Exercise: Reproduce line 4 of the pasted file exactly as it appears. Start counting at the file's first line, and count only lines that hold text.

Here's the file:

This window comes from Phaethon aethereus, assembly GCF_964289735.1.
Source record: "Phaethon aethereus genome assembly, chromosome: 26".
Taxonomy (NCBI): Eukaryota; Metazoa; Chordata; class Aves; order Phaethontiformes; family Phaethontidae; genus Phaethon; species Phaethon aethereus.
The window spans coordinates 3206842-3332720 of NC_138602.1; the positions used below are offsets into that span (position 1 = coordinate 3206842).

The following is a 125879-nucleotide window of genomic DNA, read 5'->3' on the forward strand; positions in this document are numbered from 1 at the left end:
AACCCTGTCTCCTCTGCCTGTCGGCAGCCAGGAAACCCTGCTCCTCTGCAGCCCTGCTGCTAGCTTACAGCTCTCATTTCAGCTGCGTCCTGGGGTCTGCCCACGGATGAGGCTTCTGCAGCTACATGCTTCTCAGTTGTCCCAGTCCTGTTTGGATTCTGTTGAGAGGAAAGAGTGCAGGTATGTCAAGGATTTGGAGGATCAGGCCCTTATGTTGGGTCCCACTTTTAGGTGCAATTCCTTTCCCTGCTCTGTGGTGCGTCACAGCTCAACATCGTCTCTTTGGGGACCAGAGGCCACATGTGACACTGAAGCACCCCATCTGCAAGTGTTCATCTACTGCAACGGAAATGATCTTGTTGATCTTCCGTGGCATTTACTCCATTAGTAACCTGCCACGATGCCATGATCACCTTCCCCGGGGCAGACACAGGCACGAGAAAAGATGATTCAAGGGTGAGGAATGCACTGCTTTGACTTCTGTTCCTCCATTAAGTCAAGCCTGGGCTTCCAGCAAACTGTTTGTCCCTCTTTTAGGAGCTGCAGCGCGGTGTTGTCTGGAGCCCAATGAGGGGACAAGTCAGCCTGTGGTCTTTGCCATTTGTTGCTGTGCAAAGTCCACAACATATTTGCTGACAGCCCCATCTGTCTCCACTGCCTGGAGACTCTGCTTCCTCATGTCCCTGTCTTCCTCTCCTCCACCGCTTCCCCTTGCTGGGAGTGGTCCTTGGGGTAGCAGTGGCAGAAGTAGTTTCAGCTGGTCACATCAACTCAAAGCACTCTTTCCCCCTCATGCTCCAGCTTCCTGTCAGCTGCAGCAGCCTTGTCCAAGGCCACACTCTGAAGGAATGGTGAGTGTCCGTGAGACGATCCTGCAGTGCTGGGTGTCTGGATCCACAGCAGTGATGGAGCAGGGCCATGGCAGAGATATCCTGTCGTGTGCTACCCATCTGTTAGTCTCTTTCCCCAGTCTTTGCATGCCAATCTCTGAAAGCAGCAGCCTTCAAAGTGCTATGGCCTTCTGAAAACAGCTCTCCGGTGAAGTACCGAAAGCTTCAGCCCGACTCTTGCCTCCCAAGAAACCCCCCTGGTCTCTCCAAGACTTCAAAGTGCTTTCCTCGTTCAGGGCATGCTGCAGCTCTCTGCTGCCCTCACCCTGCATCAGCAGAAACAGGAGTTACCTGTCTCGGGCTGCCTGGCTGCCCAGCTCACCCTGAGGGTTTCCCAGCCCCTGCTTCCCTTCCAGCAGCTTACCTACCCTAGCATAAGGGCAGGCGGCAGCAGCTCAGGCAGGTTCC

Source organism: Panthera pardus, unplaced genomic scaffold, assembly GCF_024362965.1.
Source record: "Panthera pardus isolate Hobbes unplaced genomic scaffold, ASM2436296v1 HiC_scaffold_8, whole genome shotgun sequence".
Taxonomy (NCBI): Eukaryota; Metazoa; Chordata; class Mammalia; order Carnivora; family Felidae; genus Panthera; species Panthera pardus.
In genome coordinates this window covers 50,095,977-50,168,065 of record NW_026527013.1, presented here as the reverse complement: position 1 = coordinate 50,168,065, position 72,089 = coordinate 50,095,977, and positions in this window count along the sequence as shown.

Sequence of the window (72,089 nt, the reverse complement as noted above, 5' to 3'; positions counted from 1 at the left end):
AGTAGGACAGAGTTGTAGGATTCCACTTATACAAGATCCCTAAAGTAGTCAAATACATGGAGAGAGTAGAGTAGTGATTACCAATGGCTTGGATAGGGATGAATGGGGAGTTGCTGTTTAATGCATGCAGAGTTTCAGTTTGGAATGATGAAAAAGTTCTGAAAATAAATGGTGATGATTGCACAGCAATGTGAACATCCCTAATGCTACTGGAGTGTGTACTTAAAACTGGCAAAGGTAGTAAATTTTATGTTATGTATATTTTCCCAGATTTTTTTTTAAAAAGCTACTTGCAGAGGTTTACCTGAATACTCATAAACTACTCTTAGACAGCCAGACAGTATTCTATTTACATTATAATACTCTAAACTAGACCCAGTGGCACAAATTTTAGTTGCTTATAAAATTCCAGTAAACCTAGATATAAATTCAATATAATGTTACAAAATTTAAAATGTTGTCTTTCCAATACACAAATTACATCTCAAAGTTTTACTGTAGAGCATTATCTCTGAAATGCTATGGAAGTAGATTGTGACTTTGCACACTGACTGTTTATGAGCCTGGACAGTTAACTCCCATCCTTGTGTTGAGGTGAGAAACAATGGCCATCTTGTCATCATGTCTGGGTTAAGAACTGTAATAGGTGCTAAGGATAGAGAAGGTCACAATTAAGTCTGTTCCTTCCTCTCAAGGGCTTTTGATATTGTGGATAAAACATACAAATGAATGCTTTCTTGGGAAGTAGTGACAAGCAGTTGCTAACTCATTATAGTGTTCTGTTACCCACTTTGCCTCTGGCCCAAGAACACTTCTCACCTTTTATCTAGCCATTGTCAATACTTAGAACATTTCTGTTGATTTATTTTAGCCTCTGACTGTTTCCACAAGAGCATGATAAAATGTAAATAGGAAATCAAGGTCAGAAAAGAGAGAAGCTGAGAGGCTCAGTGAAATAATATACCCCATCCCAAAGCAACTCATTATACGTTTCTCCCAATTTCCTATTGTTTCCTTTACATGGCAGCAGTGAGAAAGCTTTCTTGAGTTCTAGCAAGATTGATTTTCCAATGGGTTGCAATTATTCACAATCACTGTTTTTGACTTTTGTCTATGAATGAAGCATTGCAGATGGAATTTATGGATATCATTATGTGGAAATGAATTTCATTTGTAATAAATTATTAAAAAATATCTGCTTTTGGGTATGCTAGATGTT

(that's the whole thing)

The window spans coordinates 3206842-3332720 of NC_138602.1; the positions used below are offsets into that span (position 1 = coordinate 3206842).